A Soccer Ball for Good

July 26th, 2010 by Andrea Bennett

A new, extra tough ball benefits needy kids around the world.

Brought to you by Liberty Mutual's
The Responsibility Project


It’s a good day when you can say you’re helping the world by playing a game of soccer.

A new business, the One World Futbol Project, has just released a soccer ball made of closed cell foam—similar to the material in Croc sandals—that the company says will last generations. It won’t deflate, even if you puncture it with a knife, and it’s been tested in many environments…including a lion’s den. The best news is that for every new ball the company sells on its website, it gives a second ball to an NGO, including refugee camps, UN hot spots and inner cities. And though the space-age technology used to make it means that your kid could someday be giving it to his kid, the cost of the ball (including the one that gets sent off to needy kids) is roughly in line with other top-tier versions: about $40.

The ball’s inventor, Tim Jahnigen, was inspired by a video of Darfur refugees playing soccer with balls made of trash, and received start-up money from Sting to produce it. In a Bloomberg interview, Jahnigen said that the images on CNN “were heartbreaking and inspiring at the same time...I saw children desperate to play, living in a world where nothing makes sense and they've been traumatized by irrational violence. In their innocence, they were willing to play with anything." But because of the harsh environment, where razor wire, broken glass and unpaved ground were par for the course, real soccer balls were almost instant casualties.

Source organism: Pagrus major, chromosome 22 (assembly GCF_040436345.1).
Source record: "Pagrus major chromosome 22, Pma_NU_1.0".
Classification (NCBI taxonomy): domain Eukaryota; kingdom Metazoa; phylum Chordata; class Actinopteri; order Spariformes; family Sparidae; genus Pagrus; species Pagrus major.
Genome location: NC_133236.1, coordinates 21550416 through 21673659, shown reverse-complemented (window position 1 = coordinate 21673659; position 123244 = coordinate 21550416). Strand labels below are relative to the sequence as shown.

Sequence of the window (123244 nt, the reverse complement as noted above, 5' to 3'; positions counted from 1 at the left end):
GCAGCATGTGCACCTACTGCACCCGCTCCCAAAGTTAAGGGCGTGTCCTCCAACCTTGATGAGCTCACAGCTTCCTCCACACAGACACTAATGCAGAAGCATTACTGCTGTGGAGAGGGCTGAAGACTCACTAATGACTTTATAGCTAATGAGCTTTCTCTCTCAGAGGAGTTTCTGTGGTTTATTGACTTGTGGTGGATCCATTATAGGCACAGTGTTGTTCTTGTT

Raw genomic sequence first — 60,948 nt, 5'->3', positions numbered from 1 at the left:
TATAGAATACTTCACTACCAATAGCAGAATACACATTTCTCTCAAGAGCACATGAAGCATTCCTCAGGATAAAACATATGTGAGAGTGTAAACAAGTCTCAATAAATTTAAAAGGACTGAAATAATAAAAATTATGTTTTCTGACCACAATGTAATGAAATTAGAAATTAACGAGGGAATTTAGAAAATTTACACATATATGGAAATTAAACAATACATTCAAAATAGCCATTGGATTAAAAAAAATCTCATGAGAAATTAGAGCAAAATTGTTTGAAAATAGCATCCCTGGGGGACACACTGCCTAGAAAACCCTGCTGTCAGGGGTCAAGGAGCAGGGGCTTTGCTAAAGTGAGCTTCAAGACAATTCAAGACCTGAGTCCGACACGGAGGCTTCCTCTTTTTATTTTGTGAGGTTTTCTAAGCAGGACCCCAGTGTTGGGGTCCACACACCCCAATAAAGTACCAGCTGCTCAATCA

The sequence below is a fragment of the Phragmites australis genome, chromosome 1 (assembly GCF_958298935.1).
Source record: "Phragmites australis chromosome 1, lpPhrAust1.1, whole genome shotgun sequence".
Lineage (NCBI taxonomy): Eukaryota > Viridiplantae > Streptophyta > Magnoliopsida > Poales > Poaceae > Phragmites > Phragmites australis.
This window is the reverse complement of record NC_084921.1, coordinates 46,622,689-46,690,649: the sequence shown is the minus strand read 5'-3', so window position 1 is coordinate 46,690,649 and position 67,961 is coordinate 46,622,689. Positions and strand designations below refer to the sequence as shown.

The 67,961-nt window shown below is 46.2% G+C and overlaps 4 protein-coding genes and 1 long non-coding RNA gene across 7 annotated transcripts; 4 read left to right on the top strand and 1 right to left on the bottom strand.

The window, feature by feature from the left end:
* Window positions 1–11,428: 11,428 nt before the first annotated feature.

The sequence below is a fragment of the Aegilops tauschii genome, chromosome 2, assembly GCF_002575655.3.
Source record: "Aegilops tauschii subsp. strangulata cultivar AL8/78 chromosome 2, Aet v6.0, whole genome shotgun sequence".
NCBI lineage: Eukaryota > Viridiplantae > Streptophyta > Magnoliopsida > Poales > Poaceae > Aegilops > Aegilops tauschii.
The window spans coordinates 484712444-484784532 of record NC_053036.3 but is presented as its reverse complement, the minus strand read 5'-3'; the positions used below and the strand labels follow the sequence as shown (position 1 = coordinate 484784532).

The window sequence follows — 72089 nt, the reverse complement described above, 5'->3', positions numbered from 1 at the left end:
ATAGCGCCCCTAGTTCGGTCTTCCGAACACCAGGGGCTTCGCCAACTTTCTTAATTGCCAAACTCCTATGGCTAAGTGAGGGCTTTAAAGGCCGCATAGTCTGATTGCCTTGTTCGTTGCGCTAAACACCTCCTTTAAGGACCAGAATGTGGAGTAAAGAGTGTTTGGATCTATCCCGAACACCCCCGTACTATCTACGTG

If you’re upgrading, don’t let that old gear go to waste. Sports Gift is a nonprofit organization that redistributes soccer balls, basketballs, volleyballs, baseballs, running shoes, and other equipment to more than 40,000 underprivileged children each year. And World Vision’s “Get a Kick out of Sharing” program seeks a quarter million new and used soccer balls to donate to needy children worldwide each year.